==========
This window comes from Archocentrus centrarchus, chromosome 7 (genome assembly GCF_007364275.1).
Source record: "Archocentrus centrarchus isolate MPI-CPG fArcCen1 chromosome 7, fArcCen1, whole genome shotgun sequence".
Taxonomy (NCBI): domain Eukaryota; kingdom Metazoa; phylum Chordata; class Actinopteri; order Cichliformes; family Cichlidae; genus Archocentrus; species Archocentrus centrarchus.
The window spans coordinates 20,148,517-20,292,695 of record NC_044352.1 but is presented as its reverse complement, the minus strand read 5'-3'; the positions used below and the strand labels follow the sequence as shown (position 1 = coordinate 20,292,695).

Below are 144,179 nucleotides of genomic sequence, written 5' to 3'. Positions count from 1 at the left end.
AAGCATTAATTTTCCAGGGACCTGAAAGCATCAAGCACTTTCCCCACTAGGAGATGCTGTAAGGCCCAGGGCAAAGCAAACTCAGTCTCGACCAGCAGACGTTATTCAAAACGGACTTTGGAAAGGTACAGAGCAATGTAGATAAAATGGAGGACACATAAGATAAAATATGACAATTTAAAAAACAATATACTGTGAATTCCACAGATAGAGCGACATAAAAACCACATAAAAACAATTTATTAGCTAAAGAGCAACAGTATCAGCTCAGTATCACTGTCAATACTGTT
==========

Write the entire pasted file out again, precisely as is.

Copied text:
This window comes from Archocentrus centrarchus, chromosome 7 (genome assembly GCF_007364275.1).
Source record: "Archocentrus centrarchus isolate MPI-CPG fArcCen1 chromosome 7, fArcCen1, whole genome shotgun sequence".
Taxonomy (NCBI): domain Eukaryota; kingdom Metazoa; phylum Chordata; class Actinopteri; order Cichliformes; family Cichlidae; genus Archocentrus; species Archocentrus centrarchus.
The window spans coordinates 20,148,517-20,292,695 of record NC_044352.1 but is presented as its reverse complement, the minus strand read 5'-3'; the positions used below and the strand labels follow the sequence as shown (position 1 = coordinate 20,292,695).

Below are 144,179 nucleotides of genomic sequence, written 5' to 3'. Positions count from 1 at the left end.
AAGCATTAATTTTCCAGGGACCTGAAAGCATCAAGCACTTTCCCCACTAGGAGATGCTGTAAGGCCCAGGGCAAAGCAAACTCAGTCTCGACCAGCAGACGTTATTCAAAACGGACTTTGGAAAGGTACAGAGCAATGTAGATAAAATGGAGGACACATAAGATAAAATATGACAATTTAAAAAACAATATACTGTGAATTCCACAGATAGAGCGACATAAAAACCACATAAAAACAATTTATTAGCTAAAGAGCAACAGTATCAGCTCAGTATCACTGTCAATACTGTT